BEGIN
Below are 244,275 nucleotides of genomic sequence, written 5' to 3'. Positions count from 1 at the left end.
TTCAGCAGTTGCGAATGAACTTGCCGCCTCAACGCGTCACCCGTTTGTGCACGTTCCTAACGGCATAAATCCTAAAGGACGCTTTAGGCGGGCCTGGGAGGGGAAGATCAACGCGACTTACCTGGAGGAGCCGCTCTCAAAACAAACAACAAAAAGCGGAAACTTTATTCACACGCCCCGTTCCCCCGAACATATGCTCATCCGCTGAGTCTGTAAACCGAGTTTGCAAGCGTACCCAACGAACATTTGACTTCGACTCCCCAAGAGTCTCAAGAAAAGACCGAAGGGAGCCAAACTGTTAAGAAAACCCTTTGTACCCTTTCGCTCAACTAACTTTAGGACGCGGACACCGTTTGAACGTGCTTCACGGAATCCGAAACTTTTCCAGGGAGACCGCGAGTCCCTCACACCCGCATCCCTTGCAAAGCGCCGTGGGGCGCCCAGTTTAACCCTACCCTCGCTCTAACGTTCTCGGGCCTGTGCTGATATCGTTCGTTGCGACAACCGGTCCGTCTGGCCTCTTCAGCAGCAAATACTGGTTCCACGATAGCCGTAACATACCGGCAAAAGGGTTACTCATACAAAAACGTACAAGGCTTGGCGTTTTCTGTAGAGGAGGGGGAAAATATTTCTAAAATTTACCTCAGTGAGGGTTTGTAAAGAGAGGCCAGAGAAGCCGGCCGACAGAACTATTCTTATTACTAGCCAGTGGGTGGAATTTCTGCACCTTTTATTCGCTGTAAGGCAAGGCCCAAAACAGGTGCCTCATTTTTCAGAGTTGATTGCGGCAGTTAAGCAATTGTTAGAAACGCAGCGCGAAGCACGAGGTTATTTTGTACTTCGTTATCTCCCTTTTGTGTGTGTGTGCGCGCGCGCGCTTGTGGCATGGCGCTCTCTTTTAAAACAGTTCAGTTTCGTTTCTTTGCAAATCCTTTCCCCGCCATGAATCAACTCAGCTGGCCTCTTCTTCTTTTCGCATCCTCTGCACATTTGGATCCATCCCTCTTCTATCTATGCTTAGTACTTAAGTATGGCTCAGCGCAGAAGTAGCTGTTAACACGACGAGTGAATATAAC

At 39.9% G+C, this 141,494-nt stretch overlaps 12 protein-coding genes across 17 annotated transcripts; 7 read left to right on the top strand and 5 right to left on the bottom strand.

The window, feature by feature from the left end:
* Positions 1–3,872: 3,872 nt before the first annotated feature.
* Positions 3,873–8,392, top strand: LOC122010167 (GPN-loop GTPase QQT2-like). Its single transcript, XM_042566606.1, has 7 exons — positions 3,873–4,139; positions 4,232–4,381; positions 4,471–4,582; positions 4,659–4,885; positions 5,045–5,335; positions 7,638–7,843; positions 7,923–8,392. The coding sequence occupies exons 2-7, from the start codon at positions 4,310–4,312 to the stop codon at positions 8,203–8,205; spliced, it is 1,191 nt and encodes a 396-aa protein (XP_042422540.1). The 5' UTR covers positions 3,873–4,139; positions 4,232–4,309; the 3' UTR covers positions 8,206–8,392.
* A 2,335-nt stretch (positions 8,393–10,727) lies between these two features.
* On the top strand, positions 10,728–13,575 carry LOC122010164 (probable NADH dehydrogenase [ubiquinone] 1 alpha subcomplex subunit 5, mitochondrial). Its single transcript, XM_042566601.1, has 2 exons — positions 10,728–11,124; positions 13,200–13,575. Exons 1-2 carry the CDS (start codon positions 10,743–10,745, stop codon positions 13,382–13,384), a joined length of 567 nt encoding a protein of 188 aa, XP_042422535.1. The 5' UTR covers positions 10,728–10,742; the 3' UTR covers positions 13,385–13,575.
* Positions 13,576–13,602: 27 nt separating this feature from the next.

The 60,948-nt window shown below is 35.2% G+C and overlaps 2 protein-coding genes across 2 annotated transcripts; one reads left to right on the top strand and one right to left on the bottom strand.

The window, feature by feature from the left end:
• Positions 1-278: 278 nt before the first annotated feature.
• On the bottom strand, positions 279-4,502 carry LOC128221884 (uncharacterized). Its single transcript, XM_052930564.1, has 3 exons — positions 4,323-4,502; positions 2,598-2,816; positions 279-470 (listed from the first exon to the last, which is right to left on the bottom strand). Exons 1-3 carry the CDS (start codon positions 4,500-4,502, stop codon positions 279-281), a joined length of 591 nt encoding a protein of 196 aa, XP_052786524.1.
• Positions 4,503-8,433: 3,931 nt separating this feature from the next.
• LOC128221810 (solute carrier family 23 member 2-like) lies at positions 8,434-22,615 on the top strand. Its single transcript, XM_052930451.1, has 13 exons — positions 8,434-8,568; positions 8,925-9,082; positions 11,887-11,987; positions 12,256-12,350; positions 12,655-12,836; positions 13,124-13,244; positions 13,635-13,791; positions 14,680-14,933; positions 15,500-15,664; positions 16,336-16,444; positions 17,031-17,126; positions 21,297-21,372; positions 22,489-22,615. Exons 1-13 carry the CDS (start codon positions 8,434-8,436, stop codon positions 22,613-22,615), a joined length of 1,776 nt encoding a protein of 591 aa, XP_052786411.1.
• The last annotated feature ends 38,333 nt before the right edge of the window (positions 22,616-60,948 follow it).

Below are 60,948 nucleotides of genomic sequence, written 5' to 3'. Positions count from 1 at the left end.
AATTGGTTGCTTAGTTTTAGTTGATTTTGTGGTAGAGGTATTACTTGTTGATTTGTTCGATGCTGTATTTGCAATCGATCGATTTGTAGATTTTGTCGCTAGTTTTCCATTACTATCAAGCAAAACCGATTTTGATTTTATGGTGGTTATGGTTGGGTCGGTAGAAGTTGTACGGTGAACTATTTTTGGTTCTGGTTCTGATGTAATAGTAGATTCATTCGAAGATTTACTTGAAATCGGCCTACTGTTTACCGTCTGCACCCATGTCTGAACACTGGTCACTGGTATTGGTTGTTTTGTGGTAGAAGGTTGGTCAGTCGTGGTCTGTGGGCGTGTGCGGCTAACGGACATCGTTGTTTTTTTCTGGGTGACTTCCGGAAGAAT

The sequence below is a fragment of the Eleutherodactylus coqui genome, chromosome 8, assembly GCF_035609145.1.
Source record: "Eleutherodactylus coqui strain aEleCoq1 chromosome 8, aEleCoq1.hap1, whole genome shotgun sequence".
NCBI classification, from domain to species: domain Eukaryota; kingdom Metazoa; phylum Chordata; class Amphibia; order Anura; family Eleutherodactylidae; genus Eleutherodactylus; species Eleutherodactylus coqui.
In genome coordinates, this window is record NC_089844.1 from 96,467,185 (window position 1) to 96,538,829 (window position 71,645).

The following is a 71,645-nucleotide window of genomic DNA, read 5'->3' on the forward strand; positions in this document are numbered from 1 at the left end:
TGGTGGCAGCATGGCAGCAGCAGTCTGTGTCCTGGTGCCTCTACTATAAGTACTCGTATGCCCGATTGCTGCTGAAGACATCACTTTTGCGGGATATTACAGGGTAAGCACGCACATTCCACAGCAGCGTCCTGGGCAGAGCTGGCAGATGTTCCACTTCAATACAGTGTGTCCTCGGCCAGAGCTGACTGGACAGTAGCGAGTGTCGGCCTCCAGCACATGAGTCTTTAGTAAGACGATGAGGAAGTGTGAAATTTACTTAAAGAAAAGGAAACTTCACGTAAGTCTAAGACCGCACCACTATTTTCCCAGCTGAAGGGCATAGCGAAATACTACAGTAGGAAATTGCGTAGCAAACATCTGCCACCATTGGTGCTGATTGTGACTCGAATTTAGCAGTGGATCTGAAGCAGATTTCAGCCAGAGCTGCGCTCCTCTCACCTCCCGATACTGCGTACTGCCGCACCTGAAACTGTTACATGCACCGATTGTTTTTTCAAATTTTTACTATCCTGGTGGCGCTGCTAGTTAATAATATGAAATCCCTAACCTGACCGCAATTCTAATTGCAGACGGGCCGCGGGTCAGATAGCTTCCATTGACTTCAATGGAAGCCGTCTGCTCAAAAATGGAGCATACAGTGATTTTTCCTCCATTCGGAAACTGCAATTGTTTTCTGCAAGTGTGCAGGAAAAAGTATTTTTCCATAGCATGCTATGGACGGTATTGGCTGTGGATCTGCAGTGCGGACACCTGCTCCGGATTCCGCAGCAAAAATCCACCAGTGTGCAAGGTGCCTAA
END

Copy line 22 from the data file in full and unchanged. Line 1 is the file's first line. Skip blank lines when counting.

In genome coordinates, this window is record NC_089844.1 from 96,467,185 (window position 1) to 96,538,829 (window position 71,645).